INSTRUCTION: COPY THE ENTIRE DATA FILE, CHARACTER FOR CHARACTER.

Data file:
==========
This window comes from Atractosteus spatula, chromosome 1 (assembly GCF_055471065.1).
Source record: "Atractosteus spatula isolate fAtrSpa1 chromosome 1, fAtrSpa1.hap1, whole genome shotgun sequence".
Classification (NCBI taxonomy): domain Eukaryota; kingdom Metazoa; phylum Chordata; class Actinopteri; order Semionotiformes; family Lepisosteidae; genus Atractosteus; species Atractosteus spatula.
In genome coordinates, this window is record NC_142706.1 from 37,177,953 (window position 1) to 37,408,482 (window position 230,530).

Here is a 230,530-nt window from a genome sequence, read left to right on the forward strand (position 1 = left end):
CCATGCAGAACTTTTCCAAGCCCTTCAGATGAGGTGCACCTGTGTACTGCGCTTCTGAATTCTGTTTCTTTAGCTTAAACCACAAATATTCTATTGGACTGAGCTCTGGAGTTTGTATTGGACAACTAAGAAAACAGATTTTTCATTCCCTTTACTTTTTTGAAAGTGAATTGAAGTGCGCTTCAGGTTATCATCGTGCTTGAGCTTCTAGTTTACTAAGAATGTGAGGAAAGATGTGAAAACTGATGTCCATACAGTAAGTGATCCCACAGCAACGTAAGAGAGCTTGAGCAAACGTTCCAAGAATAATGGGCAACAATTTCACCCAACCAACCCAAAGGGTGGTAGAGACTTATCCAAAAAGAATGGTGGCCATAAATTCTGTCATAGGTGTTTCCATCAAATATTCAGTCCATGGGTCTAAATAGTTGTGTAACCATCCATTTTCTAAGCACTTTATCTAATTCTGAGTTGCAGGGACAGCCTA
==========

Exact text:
This window comes from Atractosteus spatula, chromosome 1 (assembly GCF_055471065.1).
Source record: "Atractosteus spatula isolate fAtrSpa1 chromosome 1, fAtrSpa1.hap1, whole genome shotgun sequence".
Classification (NCBI taxonomy): domain Eukaryota; kingdom Metazoa; phylum Chordata; class Actinopteri; order Semionotiformes; family Lepisosteidae; genus Atractosteus; species Atractosteus spatula.
In genome coordinates, this window is record NC_142706.1 from 37,177,953 (window position 1) to 37,408,482 (window position 230,530).

Here is a 230,530-nt window from a genome sequence, read left to right on the forward strand (position 1 = left end):
CCATGCAGAACTTTTCCAAGCCCTTCAGATGAGGTGCACCTGTGTACTGCGCTTCTGAATTCTGTTTCTTTAGCTTAAACCACAAATATTCTATTGGACTGAGCTCTGGAGTTTGTATTGGACAACTAAGAAAACAGATTTTTCATTCCCTTTACTTTTTTGAAAGTGAATTGAAGTGCGCTTCAGGTTATCATCGTGCTTGAGCTTCTAGTTTACTAAGAATGTGAGGAAAGATGTGAAAACTGATGTCCATACAGTAAGTGATCCCACAGCAACGTAAGAGAGCTTGAGCAAACGTTCCAAGAATAATGGGCAACAATTTCACCCAACCAACCCAAAGGGTGGTAGAGACTTATCCAAAAAGAATGGTGGCCATAAATTCTGTCATAGGTGTTTCCATCAAATATTCAGTCCATGGGTCTAAATAGTTGTGTAACCATCCATTTTCTAAGCACTTTATCTAATTCTGAGTTGCAGGGACAGCCTA